number (at the bottom). This registration number must be assigned to your name on the class roll sheet. If this is not completed, you will not get credit for your answers. To register, go to the following URL: www.iclicker.com/registration. Complete the registration form. Enter your G# for student ID (including the G). Grading for quizzes will be done as follows: 3 points for each correct answer, and 2 participation points will be given for each answer -whether it is correct or incorrect. No points will be given if a question is not answered. Because the i>clicker is also a measure of lecture attendance, there will be no make ups and written answers will not be accepted.
Homework will be done online at http:/genchem.cos.gmu.edu . There are algorithmic questions in the homework which change each time the problem is shown. The problems are sorted by level of difficulty. You are required to get a correct answer correct three times in a row for a particular problem type to receive credit for it. You may save the homework frequently to avoid loss of any work. Upon returning to the homework only the unfinished homework will be shown.
Midterm examinations will be computerized with 80 minutes allotted for an examination in which one would normally be given 50 minutes. There will usually be 20 questions on each of the three exams taken during the semester.
Final Examination: The final examination is cumulative and will be a nationally standardized examination produced by the American Chemical Society (ACS).
Successful Studying Strategy
Spend about a half-hour skimming the contents of the chapter to familiarize yourself with very general concepts.
Read the chapter through completely, but do not spend much time working problems.
Study how the worked problems are solved.
Work problems at the end of the chapter until you can solve most of the ones you encounter. Make sure you focus on concepts. You should go back to the section from which the problem is derived and look at worked problems to help learn how to solve these.
Work the homework problems.
Ask for help from the tutors at the tutoring center, which is next door to the testing center. Hours for the tutoring center will be available through the genchem web page.
A student, who finds it necessary to miss an examination, must notify me as soon as possible before or immediately after the examination and bring in documented proof of the problem. Otherwise the student will receive a zero for the missed examination. Calculators are allowed for examinations, but small computers are not. Use of a large calculator or small computer will be considered an honor code violation. In the event that there is a bomb scare, class will not necessarily be cancelled. Instead, all of the class should assemble outside the front entrance to the building until I have dismissed it. Otherwise the student will receive a zero for missed work. Students, who have more than one final examination scheduled at the same time, should bring proof of the conflict before it can be rescheduled. The final grade will be determined as indicated below: The grading scale for the homework and examinations will be curved at the end of the semester.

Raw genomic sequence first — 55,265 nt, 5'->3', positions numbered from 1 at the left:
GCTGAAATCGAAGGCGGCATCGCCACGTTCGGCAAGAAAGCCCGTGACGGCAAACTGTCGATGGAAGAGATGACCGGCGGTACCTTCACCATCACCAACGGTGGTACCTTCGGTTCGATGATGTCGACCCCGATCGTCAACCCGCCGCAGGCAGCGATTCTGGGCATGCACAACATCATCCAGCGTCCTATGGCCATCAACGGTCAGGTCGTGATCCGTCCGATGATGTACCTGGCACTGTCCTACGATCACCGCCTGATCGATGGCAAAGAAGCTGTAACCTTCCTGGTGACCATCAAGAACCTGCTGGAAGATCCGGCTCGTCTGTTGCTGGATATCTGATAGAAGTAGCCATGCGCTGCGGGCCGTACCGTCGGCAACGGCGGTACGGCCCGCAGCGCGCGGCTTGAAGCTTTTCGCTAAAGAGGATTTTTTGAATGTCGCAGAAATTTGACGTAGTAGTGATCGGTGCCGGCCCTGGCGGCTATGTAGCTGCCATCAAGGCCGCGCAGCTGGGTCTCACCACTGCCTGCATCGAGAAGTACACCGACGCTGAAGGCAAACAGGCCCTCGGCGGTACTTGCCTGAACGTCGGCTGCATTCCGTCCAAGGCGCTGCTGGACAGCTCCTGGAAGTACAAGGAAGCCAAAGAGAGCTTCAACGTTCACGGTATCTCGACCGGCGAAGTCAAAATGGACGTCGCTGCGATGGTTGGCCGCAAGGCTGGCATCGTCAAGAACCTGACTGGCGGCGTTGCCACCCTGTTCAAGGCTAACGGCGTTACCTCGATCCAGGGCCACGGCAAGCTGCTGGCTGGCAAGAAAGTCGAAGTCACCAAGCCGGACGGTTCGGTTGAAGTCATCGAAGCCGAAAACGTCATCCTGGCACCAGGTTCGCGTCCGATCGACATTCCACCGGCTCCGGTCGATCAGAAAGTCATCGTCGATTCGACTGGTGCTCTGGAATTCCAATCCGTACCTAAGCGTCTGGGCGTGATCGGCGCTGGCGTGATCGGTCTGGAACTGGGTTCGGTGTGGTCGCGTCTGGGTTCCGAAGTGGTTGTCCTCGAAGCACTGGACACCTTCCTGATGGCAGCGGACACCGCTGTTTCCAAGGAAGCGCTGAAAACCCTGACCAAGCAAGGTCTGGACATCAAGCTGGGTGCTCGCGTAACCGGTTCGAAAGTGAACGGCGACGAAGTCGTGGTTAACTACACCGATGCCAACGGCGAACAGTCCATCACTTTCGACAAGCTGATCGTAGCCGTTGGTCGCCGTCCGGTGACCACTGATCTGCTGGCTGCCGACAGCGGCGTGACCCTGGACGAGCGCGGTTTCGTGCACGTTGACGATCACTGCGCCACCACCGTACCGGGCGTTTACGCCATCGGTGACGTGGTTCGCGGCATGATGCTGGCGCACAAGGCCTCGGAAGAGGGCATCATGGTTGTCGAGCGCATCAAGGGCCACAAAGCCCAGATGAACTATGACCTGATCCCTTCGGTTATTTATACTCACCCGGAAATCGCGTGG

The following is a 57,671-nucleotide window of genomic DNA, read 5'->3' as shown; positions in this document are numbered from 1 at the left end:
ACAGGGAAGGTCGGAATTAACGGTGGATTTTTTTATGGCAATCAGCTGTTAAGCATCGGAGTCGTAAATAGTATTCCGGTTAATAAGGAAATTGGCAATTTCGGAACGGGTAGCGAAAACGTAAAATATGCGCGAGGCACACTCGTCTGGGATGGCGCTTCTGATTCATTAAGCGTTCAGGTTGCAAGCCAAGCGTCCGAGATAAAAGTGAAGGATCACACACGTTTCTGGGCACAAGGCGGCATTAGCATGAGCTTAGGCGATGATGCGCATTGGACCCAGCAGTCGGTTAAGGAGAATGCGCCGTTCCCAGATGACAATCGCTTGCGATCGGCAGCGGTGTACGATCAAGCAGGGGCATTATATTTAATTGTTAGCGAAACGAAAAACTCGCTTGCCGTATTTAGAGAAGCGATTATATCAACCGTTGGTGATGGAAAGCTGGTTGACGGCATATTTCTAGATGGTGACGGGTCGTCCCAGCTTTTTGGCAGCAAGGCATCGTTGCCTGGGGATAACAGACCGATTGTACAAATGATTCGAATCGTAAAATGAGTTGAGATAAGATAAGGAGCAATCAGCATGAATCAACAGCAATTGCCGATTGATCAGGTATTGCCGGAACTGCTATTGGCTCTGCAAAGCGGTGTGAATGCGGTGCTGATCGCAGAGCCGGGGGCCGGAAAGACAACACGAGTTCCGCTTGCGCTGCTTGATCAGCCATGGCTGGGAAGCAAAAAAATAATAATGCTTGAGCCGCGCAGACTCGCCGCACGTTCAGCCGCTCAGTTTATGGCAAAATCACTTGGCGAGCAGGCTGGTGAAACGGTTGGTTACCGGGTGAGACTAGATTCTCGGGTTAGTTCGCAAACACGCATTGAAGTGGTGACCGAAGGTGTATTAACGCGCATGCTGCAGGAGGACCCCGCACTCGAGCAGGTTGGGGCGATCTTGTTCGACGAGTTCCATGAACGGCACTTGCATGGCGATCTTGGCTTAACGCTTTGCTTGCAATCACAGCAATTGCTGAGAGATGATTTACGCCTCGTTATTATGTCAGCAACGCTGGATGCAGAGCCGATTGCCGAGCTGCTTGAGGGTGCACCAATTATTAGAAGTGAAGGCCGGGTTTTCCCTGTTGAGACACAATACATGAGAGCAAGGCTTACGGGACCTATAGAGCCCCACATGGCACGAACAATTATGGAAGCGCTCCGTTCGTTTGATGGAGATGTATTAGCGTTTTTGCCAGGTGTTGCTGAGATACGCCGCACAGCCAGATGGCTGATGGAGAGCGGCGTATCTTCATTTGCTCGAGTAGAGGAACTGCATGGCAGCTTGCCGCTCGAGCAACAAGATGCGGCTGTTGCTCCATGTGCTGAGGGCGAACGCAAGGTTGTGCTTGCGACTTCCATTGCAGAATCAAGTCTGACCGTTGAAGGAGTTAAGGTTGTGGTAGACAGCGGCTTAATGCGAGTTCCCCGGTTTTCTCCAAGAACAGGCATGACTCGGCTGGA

Tentative Lecture Syllabus
1, Appendix A
Sept.1 - Labor Day Holiday University Closed
Oct. 13: Columbus Day Holiday; Mon. class meets on Tuesday
|Dec. 15 Final Exam, 10:30-12:30|
Approximate Midterm Examination Deadlines:
Oct. 6, Nov. 3 and Dec. 4
Dec. 15 - Final Exam. 10:30-12:30
Note: Students must enroll and obtain a passing grade in a laboratory section to complete the course. To more fairly grade all students the laboratory grade will be normalized.
May 29, 2017
General Remarks: Cell phones, pagers, iPods, communication devices, etc. should be turned off BEFORE class begins. Failure to do so will result in your removal from the classroom.
Final Exam: The final exam is a standardized exam, cumulative in nature, that covers concepts from the CHEM 212 semester. If you purchased a study guide for the ACS examination for CHEM 211 you do not need to purchase another one.
Laboratory (brief notes/reminders):
REFER TO THE CONNECT (McGraw Hill) WEBSITE FOR UPDATED QUIZ AND HOMEWORK DEADLINES. You must have access to CONNECT in order to complete the quiz and homework assignments.